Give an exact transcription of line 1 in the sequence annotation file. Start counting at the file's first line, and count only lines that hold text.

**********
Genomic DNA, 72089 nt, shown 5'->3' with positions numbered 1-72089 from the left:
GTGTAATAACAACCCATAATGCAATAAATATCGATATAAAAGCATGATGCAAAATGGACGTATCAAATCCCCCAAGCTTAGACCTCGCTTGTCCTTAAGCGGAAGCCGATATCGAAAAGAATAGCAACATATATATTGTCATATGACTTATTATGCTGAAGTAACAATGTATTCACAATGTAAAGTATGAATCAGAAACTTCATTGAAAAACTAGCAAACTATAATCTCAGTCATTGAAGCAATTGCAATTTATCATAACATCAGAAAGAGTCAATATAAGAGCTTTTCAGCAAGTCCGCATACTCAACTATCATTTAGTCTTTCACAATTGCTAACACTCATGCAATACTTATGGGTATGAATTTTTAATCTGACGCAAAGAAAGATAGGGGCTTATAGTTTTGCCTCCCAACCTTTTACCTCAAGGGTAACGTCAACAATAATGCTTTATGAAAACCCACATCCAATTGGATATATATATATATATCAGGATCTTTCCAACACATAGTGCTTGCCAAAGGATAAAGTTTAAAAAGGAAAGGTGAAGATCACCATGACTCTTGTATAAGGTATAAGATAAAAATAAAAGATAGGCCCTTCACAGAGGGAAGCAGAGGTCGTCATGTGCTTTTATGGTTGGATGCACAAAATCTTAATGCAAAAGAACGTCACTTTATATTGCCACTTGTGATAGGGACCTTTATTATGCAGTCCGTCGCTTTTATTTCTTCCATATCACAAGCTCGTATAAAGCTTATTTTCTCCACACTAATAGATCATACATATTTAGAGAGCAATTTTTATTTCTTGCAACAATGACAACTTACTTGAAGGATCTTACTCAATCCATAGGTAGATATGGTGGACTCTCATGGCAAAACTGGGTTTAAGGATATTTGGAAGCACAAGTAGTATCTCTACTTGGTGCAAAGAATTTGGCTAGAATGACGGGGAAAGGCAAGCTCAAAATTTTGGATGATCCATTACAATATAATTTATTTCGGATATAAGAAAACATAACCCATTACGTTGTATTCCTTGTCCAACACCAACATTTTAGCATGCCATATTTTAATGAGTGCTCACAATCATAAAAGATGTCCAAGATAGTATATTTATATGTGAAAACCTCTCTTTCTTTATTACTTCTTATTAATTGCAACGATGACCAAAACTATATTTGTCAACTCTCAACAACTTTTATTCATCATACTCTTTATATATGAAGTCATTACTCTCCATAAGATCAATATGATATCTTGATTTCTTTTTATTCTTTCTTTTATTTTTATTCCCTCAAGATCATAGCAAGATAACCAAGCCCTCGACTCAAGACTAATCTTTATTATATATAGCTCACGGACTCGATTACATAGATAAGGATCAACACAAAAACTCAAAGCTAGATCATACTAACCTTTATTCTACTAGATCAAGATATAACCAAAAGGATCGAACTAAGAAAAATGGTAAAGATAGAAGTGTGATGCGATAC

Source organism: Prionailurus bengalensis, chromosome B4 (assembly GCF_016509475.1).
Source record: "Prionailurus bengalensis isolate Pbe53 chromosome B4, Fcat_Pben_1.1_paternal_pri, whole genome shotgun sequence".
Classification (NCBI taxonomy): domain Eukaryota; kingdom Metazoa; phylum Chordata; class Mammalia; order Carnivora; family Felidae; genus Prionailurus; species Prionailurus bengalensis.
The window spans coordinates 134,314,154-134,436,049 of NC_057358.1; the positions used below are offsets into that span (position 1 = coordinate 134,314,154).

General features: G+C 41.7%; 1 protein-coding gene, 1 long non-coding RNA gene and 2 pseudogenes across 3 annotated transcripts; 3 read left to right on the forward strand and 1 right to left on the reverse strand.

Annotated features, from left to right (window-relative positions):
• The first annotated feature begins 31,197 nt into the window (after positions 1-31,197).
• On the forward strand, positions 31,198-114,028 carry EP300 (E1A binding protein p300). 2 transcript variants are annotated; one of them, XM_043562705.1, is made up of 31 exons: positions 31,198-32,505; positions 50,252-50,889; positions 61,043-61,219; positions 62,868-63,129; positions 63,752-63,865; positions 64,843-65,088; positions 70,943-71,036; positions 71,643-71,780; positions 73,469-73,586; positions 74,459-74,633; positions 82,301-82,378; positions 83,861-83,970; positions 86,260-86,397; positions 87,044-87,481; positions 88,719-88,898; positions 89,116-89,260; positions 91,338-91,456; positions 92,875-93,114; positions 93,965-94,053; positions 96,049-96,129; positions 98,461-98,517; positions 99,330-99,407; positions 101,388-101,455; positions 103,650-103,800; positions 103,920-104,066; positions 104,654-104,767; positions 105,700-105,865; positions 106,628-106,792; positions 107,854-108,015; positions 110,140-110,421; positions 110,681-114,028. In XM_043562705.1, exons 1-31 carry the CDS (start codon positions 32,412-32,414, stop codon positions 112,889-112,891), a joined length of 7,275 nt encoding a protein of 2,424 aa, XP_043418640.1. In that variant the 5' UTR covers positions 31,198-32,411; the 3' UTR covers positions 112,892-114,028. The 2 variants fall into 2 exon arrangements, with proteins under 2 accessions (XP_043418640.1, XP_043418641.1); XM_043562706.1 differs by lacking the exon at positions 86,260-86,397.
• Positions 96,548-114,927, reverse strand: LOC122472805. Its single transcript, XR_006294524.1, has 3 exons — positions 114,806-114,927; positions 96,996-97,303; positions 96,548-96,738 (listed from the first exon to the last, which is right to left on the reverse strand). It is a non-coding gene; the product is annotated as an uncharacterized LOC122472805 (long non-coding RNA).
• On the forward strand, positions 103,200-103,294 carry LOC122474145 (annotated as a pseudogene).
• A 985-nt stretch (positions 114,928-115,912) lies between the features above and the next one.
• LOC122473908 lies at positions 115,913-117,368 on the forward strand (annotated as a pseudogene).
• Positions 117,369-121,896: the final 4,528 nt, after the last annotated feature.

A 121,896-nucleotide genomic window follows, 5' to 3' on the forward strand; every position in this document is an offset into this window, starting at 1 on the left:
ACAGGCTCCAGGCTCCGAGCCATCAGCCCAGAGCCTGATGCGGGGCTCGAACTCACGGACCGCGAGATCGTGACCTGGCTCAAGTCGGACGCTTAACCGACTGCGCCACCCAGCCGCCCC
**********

Genomic DNA, 72089 nt, shown 5'->3' with positions numbered 1-72089 from the left: